The former England and Manchester United star has signed a 10-year deal worth a reported $A266 million to promote the World Cup and its host nation Qatar.

Socceroos great Craig Foster this week slammed Beckham over the Arab nation’s discrimination against gay people and women, as well as its human rights record.

“Not saying anything about the criminalisation of the LGBTI community in Qatar is absolutely horrendous,” Foster said.

“He’s been called on by various people in the UK to change his stance. I hope he does.

“His incredible brand known all around the world… he actually has an opportunity to try and create significant impact and even change there in Qatar, so I hope he uses it.”

Homosexuality is illegal in Qatar and Muslims found breaking the strict Islamic law can face the death penalty.

Qatar was controversially awarded the rights to host the biggest sporting event on the planet in 2010 despite a lack of facilities and the prospect of playing the tournament in hot desert conditions.

Qatar has since completed a $A470 billion construction extravaganza — at the cost of an estimated 6500 construction workers’ lives.

The argument defending Beckham and Cahill has always been that there is a belief that the nation has begun to improve on its abysmal human rights record and the unifying power of football and the World Cup will continue that trajectory.

Cahill’s own website says part of his ambassador role is to promote “legacy” programs from the World Cup, including workers’ welfare.

But his role puts him at odds with a powerful statement from the Socceroos in the lead up to the tournament.

Sixteen players read lines from a collective statement calling for an “effective remedy” to Qatar’s human rights issues.

“Addressing these issues is not easy. And we do not have all the answers,” the Australian players said.

“We stand with FIFPro, the Building and Wood Workers International, and the International Trade Union Confederation, seeking to embed reforms and establish a lasting legacy in Qatar. This must include establishing a migrant resource centre, effective remedy for those who have been denied their rights, and the decriminalisation of all same-sex relationships.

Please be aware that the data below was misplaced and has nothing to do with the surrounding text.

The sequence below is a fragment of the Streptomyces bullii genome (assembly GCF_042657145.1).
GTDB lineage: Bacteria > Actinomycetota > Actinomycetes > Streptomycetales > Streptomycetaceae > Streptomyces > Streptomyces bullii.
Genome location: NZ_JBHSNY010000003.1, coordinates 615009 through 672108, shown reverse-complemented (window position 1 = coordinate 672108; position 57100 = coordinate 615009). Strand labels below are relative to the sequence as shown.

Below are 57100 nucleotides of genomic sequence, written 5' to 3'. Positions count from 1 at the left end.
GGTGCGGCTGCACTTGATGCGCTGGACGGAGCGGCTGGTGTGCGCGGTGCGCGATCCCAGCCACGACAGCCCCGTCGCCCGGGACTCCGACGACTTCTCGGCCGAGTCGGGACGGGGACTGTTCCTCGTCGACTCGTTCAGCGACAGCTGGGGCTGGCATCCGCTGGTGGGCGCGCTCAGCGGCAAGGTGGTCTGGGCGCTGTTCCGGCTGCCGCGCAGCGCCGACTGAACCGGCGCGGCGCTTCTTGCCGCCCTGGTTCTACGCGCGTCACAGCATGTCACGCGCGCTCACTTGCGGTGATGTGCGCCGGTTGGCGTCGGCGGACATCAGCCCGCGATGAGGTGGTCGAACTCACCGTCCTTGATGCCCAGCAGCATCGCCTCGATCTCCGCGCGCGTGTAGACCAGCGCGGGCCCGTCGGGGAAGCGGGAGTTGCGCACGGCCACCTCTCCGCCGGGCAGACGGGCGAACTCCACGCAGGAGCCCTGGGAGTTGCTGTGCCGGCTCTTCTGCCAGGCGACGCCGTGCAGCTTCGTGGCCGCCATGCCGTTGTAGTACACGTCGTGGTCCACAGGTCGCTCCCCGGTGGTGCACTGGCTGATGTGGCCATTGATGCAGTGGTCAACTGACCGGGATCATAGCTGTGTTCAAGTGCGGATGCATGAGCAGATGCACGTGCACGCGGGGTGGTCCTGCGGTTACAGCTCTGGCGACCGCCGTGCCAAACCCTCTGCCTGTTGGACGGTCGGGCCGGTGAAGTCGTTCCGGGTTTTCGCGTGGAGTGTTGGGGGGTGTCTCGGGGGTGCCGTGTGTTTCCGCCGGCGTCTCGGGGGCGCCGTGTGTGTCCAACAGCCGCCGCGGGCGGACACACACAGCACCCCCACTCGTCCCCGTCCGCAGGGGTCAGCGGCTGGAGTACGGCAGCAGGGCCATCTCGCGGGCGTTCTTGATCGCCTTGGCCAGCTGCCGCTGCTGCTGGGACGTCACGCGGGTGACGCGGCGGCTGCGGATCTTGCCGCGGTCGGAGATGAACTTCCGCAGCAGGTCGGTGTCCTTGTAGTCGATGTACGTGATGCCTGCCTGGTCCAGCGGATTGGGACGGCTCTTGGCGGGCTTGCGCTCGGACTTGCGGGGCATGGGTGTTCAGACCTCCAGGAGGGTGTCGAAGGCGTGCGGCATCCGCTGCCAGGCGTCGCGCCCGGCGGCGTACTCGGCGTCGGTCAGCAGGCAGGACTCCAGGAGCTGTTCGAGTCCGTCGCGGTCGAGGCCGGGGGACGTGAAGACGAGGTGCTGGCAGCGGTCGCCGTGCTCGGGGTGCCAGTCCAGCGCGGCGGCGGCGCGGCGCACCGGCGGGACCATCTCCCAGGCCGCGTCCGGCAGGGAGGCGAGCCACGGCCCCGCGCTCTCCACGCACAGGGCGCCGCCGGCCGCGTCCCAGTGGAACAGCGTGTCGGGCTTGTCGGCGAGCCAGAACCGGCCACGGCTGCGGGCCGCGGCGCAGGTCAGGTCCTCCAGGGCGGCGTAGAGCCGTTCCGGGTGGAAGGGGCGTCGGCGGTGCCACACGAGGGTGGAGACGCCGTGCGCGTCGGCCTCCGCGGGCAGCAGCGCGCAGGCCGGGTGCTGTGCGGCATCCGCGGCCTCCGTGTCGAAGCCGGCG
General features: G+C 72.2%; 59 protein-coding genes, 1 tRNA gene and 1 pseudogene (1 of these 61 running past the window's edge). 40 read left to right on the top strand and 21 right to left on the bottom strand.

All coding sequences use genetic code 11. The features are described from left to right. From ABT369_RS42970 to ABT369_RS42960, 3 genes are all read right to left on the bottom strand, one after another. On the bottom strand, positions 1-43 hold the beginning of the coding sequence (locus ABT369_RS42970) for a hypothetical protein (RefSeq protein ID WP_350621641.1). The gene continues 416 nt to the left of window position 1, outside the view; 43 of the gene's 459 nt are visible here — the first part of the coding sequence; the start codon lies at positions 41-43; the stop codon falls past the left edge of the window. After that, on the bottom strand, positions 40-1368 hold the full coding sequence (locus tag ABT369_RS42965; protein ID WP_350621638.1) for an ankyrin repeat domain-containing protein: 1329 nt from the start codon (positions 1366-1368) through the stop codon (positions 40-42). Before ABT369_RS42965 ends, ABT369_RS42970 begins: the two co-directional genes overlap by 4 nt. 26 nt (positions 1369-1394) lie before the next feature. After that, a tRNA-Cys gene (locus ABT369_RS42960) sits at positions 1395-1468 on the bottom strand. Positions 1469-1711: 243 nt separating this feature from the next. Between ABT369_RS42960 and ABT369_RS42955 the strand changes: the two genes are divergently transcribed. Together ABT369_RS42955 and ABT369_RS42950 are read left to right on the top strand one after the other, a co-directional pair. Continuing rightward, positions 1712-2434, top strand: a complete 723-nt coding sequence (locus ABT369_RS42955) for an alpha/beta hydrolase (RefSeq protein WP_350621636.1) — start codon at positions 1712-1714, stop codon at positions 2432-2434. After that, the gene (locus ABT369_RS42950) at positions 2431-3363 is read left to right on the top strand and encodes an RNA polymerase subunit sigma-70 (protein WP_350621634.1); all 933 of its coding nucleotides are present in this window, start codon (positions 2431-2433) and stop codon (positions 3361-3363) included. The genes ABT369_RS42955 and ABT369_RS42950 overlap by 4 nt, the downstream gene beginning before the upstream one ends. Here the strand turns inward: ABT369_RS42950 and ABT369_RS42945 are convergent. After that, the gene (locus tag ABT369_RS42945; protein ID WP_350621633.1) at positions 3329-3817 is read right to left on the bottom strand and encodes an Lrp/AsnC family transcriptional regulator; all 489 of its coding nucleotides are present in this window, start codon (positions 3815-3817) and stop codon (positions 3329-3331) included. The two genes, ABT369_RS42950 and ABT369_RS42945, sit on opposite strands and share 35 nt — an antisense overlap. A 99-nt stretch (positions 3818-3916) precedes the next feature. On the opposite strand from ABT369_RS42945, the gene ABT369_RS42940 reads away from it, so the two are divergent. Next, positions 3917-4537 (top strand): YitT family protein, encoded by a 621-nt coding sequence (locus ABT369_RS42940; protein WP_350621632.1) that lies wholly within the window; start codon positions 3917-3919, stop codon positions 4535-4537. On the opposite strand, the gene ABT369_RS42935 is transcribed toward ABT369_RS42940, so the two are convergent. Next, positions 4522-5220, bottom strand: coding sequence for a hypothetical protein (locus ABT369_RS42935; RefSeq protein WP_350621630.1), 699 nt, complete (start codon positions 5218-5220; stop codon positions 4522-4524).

“These are the basic rights that should be afforded to all and will ensure continued progress in Qatar … [and] a legacy that goes well beyond the final whistle of the 2022 FIFA World Cup.”

Former Socceroo Robbie Slater said in 2020 Cahill’s role with Qatar was “unnecessary and a poor choice”.

“Look, I think this is a poor choice, I’m sorry. We all love Timmy of course, he’s our greatest Socceroo — that’s undoubtedly his title,” Slater said.

“It (Cahill’s appointment) all sounds like a load of crap to me. It’s up to them, they can call it what they want but I don’t agree that Tim should be on it, I’m sorry. I think it’s a poor choice.

“I’m not a left-wing activist who is going to go out there and protest but I think this is a poor choice.”

At the time of his appointment, Cahill hit back at Slater and his critics.

“My role is an influential role in world football,” he said.

“It’s not about certain issues that people are attacking me for. It’s one of those things. I don’t take anything to heart because it’s just a perception of what they see, or feel. How people interpret what they want to interpret, I’m totally fine with that.

“I don’t have any real comment on their feelings because I’m of a different influence, being named one of four global ambassadors that can help make a big change [to Qatar].”

Cahill currently lives in Doha.

Story Credit: news.com.au